1st Edition

J.C. Fischer and his Diary of Industrial England 1814-51

By W.O. Henderson Copyright 1966
    216 Pages
    by Routledge

    216 Pages
    by Routledge

    This book was first published in 1966. It was surprising that so small and so remote a country as Switzerland should have played such an important part in the industrial revolution on the Continent in the nineteenth century. A lack of natural resources and basic raw materials and population of 1,687,000 in 1817, faraway trade ports, and until 1848 no real central government with the administrative structure to support expansion of manufacturers. However, the people were hardworking, thrifty and high standards of workmanship; and had good relations with France and Germany, which saw the watchmakers, silkweavers and chocolate crafters start to thrive. Johann Conrad Fischer was typical of the entrepreneurs who laid the foundations of Switzerland's prosperity with his steelworks.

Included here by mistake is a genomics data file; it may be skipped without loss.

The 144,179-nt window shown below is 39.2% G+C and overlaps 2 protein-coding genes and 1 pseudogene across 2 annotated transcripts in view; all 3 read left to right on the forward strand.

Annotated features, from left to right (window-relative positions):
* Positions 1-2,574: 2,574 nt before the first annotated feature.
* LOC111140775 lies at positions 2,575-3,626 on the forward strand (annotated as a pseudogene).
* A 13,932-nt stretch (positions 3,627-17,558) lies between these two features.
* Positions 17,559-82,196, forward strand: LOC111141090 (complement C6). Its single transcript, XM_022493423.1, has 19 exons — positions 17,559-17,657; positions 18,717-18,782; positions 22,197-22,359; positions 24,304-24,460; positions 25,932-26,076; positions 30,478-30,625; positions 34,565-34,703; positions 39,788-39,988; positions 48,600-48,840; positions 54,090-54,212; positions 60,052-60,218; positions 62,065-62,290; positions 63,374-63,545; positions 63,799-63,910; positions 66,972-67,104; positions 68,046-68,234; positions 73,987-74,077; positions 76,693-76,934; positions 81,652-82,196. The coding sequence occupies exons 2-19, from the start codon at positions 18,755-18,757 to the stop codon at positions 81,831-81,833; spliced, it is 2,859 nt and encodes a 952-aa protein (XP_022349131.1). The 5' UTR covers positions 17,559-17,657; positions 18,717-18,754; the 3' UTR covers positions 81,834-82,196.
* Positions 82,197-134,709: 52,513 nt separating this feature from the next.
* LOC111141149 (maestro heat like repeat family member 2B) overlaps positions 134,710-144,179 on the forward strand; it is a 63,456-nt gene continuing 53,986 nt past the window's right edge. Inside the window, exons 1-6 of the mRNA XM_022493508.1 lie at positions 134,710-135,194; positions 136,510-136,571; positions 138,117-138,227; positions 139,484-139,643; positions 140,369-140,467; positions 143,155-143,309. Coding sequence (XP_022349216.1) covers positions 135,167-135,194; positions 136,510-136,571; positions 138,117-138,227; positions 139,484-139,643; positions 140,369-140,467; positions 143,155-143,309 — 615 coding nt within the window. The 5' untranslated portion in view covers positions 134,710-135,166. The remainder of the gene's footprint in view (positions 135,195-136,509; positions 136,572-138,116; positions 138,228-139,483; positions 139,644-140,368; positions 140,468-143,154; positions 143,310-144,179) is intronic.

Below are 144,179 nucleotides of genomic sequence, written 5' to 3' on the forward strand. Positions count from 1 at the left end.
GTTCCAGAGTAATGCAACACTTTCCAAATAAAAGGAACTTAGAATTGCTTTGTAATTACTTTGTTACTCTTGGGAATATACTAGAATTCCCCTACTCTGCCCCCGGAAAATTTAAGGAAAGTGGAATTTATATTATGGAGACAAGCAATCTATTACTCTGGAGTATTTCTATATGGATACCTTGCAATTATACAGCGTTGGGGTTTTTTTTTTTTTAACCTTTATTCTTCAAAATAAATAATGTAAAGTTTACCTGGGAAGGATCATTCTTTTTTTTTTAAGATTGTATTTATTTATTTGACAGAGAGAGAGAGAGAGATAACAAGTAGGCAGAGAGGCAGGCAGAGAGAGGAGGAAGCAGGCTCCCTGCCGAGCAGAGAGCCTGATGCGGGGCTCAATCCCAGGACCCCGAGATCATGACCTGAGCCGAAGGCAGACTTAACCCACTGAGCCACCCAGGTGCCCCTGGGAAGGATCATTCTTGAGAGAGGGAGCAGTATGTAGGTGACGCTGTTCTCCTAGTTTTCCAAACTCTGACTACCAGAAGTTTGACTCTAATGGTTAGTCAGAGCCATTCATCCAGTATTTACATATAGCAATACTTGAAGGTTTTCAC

Introduction: Industrial Switzerland

    1. Fischer's Industrial Career

    i. The craftsmen

    ii. The inventor

    iii. The entrepreneur

    iv. The diarist

    2. J.C. Fischer's Visits to London

    i. Metalworkers and Engineers

    ii. Public institutions

    iii. The great exhibition

    3. Fischer in the Manufacturing districts


    i. The textile manufacturers

    ii. A visit to Etruria

    iii. The Manchester engineers

    iv. The steelmakers and cutlers of Sheffield

    v. The ironmasters and engineers of the midlands

    vi. A visit to Liverpool

    4. The rise of the Firm of Georg Fischer

    i. Georg Fischer II and his fittings

    ii. Georg Fischer II: steel castings and electric furnaces



    W.O. Henderson